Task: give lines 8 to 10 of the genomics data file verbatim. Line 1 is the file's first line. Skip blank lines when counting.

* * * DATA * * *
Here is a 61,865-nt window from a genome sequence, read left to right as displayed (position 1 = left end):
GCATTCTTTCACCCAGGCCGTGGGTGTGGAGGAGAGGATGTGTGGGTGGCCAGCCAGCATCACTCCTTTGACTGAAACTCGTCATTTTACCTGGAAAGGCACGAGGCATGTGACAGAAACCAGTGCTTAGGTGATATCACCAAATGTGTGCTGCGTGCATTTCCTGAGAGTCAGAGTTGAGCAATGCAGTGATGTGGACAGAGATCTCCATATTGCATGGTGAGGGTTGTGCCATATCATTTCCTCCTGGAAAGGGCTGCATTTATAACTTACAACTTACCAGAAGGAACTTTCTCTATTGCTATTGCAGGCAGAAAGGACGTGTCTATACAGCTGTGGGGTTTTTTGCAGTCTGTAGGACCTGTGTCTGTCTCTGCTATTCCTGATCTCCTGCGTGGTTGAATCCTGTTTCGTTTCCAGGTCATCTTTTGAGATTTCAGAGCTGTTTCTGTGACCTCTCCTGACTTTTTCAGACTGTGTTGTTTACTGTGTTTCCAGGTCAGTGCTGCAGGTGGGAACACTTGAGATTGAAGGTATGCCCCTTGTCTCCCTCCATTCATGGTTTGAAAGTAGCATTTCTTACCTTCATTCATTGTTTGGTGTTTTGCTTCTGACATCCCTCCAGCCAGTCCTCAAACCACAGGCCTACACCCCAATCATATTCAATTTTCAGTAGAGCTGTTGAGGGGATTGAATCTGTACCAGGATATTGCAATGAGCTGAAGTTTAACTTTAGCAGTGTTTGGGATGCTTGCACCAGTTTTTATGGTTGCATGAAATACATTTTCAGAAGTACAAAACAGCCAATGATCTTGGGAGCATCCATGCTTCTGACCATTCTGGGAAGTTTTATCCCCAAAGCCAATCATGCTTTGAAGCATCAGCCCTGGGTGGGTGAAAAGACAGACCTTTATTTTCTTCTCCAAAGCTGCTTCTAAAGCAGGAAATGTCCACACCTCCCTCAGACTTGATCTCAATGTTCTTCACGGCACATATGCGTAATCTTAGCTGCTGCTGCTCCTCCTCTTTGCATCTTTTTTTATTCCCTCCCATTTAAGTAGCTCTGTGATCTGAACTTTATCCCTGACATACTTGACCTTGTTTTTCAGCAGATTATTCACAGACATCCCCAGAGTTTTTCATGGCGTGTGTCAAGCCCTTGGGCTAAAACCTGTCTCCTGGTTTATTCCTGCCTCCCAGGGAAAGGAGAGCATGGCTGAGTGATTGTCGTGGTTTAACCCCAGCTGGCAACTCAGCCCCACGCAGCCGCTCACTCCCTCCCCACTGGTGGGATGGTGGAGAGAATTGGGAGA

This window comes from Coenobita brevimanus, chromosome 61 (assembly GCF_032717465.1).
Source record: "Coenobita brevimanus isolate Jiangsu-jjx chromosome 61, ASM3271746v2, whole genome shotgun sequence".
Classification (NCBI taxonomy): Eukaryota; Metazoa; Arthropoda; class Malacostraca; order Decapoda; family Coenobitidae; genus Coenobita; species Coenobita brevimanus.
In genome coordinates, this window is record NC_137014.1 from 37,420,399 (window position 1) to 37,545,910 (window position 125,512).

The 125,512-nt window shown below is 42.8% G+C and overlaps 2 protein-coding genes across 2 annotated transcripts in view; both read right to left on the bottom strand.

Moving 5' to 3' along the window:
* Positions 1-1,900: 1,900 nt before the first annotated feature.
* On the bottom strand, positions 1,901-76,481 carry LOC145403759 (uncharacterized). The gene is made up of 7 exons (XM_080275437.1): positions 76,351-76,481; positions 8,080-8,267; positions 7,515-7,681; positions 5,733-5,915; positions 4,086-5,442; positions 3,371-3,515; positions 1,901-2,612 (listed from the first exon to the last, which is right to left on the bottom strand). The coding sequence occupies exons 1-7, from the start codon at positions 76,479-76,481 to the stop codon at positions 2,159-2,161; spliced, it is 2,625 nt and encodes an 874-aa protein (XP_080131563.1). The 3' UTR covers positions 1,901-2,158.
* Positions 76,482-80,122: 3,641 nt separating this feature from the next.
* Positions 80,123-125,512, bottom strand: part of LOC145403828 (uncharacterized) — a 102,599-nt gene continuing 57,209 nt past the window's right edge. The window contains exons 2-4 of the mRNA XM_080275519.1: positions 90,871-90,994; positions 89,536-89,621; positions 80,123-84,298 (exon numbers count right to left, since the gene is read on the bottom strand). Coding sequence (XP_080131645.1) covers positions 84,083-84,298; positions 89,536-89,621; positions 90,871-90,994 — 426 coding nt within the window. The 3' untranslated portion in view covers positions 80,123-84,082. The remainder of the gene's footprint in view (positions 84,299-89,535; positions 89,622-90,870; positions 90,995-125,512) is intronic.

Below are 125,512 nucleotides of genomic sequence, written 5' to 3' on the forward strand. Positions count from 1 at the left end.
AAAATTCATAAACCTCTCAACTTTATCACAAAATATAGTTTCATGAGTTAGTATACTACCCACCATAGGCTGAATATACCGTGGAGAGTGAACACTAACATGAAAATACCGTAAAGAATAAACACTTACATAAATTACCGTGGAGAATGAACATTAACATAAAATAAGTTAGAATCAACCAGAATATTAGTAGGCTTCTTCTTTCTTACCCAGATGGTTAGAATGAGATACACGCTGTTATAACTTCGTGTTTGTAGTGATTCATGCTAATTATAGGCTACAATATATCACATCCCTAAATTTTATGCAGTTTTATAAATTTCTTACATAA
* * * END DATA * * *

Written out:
Moving 5' to 3' along the window:
* Positions 1-1,900: 1,900 nt before the first annotated feature.
* On the bottom strand, positions 1,901-76,481 carry LOC145403759 (uncharacterized). The gene is made up of 7 exons (XM_080275437.1): positions 76,351-76,481; positions 8,080-8,267; positions 7,515-7,681; positions 5,733-5,915; positions 4,086-5,442; positions 3,371-3,515; positions 1,901-2,612 (listed from the first exon to the last, which is right to left on the bottom strand). The coding sequence occupies exons 1-7, from the start codon at positions 76,479-76,481 to the stop codon at positions 2,159-2,161; spliced, it is 2,625 nt and encodes an 874-aa protein (XP_080131563.1). The 3' UTR covers positions 1,901-2,158.